Today, I’m a guest blogger on Words, Crazy Words, sharing my thoughts on…

BLOGGING AS A CREATIVE TOOL

One of the most inspiring art exhibits I’ve seen in recent years was called “Suddenly This Overview.” On display at the Guggenheim in New York, it featured 250 small sculptures by artists Peter Fischli and David Weiss. The sculptures were made of a pale gray, unfired clay, and were presented individually on white pedestals around the curving spiral ramp of the museum. Clean, Times New Roman captions explained Pythagoras Marveling at His Theorem, Jesus Walks on Water, the Fish Are Amazed, and (my favorite) Mr. Spock Looks at His Home Planet Vulcanus and Is a Bit Sad That He Can’t Have Any Feelings.

At the time, I was in the middle of a blogging challenge to write a poem a day for the month of April – National Poetry Month. A friend asked what it felt like to write a blog post every day, and I couldn’t help but think of the Fischli/Weiss exhibit.

In an interview with Artspace, Weiss explained “The intention was to accumulate various important and unimportant events in the history of mankind and of the planet — moments in the fields of technology, fairy tales, civilization, film, sports, commerce, education, sex, biblical history, nature, and entertainment.”

That’s a sweeping, broad source of inspiration for them—and for us! (Aren’t those the very things WE write about, think about, create about?)

One of the Fischli/Weiss sculptures was a plain block of clay entitled Without Words. Their starting point, perhaps—a blank page of clay onto which they were challenged to put their thoughts and ideas. It’s that place we all start when we first listen to our own inspirations—what will we create today?

Blogging is like that block of clay. It gives us a place to start and a medium to shape into whatever our Muse suggests — a poem a day, for example. A book review. A photo essay. Random musings about mankind and the planet.

A blog can no more sit idle than that block of clay. It’s very nature is to be used, shaped, molded. To be a vessel for our creative efforts is its raison d’être.

All we need to do is show up…and shape it.

>>CLICK HERE to read the whole post.

This post is part of a month-long, nationwide blog tour for my new book Evidence of Flossing: What We Leave Behind, hosted by Wow! Women on Writing. Buy the book today!

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Read a Preview of Evidence of Flossing Today!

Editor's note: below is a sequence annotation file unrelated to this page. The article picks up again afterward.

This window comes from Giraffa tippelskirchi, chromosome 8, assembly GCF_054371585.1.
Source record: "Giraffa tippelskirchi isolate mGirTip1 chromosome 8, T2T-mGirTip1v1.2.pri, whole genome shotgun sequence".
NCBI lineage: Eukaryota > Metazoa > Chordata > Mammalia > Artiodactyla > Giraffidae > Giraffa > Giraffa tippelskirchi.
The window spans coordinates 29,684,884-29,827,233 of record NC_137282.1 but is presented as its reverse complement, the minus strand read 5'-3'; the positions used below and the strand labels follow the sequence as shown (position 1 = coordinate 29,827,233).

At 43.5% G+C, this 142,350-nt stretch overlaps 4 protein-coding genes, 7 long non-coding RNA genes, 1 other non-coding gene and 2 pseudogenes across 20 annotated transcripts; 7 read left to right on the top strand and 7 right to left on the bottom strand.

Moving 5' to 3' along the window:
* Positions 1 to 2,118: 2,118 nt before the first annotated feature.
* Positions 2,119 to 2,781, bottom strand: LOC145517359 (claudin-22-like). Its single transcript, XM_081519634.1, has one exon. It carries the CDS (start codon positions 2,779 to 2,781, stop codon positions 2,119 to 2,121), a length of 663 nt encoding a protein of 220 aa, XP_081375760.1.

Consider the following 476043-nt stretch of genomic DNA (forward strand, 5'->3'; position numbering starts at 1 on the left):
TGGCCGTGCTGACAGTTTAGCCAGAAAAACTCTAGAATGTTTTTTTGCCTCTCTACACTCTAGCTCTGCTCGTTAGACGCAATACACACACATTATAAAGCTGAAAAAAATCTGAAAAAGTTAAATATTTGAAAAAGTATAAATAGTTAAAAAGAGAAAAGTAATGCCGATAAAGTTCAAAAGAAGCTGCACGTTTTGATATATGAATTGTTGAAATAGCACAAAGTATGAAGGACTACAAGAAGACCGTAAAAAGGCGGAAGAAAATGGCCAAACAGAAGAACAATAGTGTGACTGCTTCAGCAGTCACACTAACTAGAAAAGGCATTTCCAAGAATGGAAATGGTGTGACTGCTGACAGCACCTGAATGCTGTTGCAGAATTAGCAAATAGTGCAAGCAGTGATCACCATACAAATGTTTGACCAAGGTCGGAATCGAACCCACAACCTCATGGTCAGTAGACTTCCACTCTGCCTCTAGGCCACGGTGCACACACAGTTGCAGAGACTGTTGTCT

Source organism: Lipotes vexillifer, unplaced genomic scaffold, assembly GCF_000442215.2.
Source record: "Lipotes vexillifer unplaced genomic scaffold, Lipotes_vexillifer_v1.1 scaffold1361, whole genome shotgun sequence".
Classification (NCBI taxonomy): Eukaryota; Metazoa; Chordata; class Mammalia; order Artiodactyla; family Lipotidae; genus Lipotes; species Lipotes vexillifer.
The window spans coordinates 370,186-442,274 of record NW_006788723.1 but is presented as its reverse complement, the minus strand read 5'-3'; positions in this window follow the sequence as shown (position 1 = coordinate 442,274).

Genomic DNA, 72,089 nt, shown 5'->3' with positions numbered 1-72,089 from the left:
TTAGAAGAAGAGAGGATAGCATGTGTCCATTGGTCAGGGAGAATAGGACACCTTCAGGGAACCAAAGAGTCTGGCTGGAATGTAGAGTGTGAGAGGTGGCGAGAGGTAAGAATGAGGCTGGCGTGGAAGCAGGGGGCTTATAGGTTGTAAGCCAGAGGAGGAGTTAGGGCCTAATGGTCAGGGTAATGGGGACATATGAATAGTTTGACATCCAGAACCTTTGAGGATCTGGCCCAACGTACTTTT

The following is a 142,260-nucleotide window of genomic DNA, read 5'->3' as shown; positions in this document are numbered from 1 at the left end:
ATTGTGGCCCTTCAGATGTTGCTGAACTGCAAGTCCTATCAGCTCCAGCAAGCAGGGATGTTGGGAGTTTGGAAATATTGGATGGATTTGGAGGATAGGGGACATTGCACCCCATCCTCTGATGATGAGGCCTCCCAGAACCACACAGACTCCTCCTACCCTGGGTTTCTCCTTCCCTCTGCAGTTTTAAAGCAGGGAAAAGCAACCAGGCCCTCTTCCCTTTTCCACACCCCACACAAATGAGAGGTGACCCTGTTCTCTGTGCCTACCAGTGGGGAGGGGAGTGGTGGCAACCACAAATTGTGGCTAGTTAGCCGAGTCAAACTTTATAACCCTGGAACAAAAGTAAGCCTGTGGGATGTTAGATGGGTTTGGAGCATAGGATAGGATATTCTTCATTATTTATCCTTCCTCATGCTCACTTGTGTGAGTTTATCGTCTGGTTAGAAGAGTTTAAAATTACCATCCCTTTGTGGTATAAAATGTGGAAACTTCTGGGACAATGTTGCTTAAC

Here’s your chance to preview our new book. Click through the sample pages in our new ISSU feature! Select Full Screen to read the text and see the photos up close! If you like what you see, visit our BOOK SHOP to purchase your copy today!

GUEST BLOG POST: The Importance of Retreat

Today, I’m a guest blogger on Lauren Scharhag’s blog, sharing my thoughts on…

THE IMPORTANCE OF RETREAT

BUG OUT! That’s what they called it on the TV show M*A*S*H. The enemy is getting closer, someone yells “Bug Out!” and everyone, everywhere packs up everything and bolts!

I use the same word, often, when it’s time to get away for a while. BUG OUT! You know that feeling, right? You’ve been working really hard, your To Do list hasn’t gotten any shorter, you can’t seem to get enough sleep, and coffee just isn’t working its usual magic.

It’s time to Retreat! Regroup! Withdraw! Escape!

I don’t think the battlefront vocabulary is all that off-base. We live in a world of battles — time, technology, schedules, workloads, deadlines. If you’re a creative type, somewhere in all of that you must also make room for the Muse who feeds your soul. And if your Muse is anything like mine, she lets you know when she’s hungry for more attention!

In the Scientific American article “Why Your Brain Needs More Downtime,” (https://tinyurl.com/j7v6kyj) writer Ferris Jabr details study after study that confirm the importance of taking time off. He concludes that “Downtime replenishes the brain’s stores of attention and motivation, encourages productivity and creativity, and is essential to both achieve our highest levels of performance and simply form stable memories in everyday life.”

But we can’t all be like author Elizabeth Gilbert —a little overwhelmed, take a year off and travel the world to Eat Pray Love our way back to our creative selves. Not everyone has that luxury.

But here’s what I’ve learned about downtime…

IF…I give myself just a half hour to meditate or take a nap or walk in the woods? My Muse breathes.

IF…I give myself a day off, like a Sunday-Sabbath-resting day off? Then my Muse dances.

And IF…I am so lucky as to be able to take a true retreat — a suitcase, off-the-grid, away-from-things retreat — my Muse will pack up her stuff and come along with me. We’ll see things with fresh eyes, we’ll come up with new ideas, and we’ll start speaking to each other again.

CLICK HERE to read the whole post.

This post is part of a month-long, nationwide blog tour for my new book Evidence of Flossing: What We Leave Behind, hosted by Wow! Women on Writing. Buy the book today!